“Why do we have such different rules for how we treat wild animals compared to how we treat our pets and livestock? »Asks journalist Emma Marris in Wild souls: freedom and fulfillment in the non-human world, a book that has no shortage of difficult questions. Marris calls for a redefinition of terms such as “wild” and “nature”, arguing – as Orlean is about to do in his book – that such concepts have been made “incoherent” in a world so drastically altered by the humankind.

(Michelle Nijhuis makes a similar point in her vibrant 2021 landmark survey Beloved Beasts: Fighting for Life in the Age of Extinction, noting how discussions about conservation “are almost always complicated by the use of terms that have come to mean very different things to different people.”)

Since no species on the planet can escape our influence, Marris argues that we have an “increased responsibility” to animals, whether they live in our homes or in remote ecosystems. “What this duty entails continues to torment me,” Marris admits, but her search for answers makes it a necessary read.

Cal flyn Islands of Abandonment is just as vital. Subtitle Nature bounces in the post-human landscape, the Scottish journalist’s book examines how wildlife adapts when people withdraw from an environment. She doesn’t romanticize those 2020 wildlife sightings. “These weren’t so much examples of nature’s healing,” Flyn writes, “as nature finding the confidence to be seen.”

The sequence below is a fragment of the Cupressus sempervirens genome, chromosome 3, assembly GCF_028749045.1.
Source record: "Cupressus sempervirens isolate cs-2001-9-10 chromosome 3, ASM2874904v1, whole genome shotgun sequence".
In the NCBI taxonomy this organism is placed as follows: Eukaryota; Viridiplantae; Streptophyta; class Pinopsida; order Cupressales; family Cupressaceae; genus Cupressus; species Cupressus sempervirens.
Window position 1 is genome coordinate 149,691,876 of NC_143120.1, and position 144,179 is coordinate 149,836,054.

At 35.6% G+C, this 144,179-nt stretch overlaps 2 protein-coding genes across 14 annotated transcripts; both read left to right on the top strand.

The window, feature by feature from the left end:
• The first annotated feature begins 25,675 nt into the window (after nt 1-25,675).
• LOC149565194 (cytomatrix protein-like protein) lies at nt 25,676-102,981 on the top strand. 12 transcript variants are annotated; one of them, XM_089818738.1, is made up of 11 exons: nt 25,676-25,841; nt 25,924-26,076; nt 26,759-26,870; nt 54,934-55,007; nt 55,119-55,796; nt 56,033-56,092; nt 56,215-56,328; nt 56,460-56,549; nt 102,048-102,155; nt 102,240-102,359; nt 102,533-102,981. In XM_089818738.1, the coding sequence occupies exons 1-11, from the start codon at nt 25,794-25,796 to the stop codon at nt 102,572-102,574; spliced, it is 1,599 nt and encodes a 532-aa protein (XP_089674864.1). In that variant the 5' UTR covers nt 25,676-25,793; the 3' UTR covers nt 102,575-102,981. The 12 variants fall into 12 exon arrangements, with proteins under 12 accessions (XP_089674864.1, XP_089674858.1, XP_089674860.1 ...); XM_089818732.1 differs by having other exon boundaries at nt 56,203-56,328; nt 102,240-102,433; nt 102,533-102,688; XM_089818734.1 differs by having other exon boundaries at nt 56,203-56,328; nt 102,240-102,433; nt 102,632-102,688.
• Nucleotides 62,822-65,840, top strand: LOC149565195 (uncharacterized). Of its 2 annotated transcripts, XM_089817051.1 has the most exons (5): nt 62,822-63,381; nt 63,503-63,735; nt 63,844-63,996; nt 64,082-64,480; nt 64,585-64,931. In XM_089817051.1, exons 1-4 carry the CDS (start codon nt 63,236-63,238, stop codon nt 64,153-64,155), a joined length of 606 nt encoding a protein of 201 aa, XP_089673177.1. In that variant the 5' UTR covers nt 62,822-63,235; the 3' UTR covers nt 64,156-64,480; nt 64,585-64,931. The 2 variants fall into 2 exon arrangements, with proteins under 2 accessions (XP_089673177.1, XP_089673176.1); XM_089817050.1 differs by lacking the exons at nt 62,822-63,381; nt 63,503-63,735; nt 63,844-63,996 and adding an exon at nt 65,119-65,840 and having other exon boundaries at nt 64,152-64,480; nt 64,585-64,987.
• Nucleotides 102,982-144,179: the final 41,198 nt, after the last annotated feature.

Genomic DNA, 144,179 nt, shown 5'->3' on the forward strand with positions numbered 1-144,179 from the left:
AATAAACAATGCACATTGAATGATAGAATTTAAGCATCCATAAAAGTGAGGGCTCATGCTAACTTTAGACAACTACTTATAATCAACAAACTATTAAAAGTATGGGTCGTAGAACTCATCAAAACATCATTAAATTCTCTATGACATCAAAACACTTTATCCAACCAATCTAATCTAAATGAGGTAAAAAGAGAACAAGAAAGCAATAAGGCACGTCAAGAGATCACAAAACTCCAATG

Flyn’s investigation takes him to contaminated sites like Chernobyl in Ukraine, where wildlife is abundant decades after a nuclear accident; war-torn places such as the buffer zone in Cyprus and the red zone in France; and an abandoned botanical garden in Tanzania, “where non-native and native species are left on their own, without brutal but well-intentioned intervention.”

With the threat of mass extinction increasing with Earth’s temperature, Flyn offers cautious optimism about the fate of the planet’s species. She resists the paralysis of fear and encourages people to “have enough faith to fight” against climate change while “holding back some of our most invasive and interventionist methods of conservation.”

Back on the domestic front, 2021 brought two exceptional additions to the human-canine relationship literature. Like countless previous books in this genre, Chloe Shaw’s What is a dog? and that of Rick Bragg Spotted Beauty: A Dog and His People try to understand the spirit of the often impenetrable, tail-wagging furballs that so many people spend their lives with. And while only the most hardened readers will remain dry-eyed reading these books, Shaw and Bragg resist cheap sentimentality and instead provide even more arguments for appreciating and truly recognizing lives other than our own.

“A dog is not an answer,” Shaw writes in one of the many beautiful sentences in his book, “but something bewitched and endless and something else that holds you so willingly while you wonder, while you watch. “

In Speckled beauty, the brash Australian Shepherd Bragg rescued near his rural home in 2017, the Alabama writer goes without talking about magic and sees the animal for what it is. In this case, that is enough. ??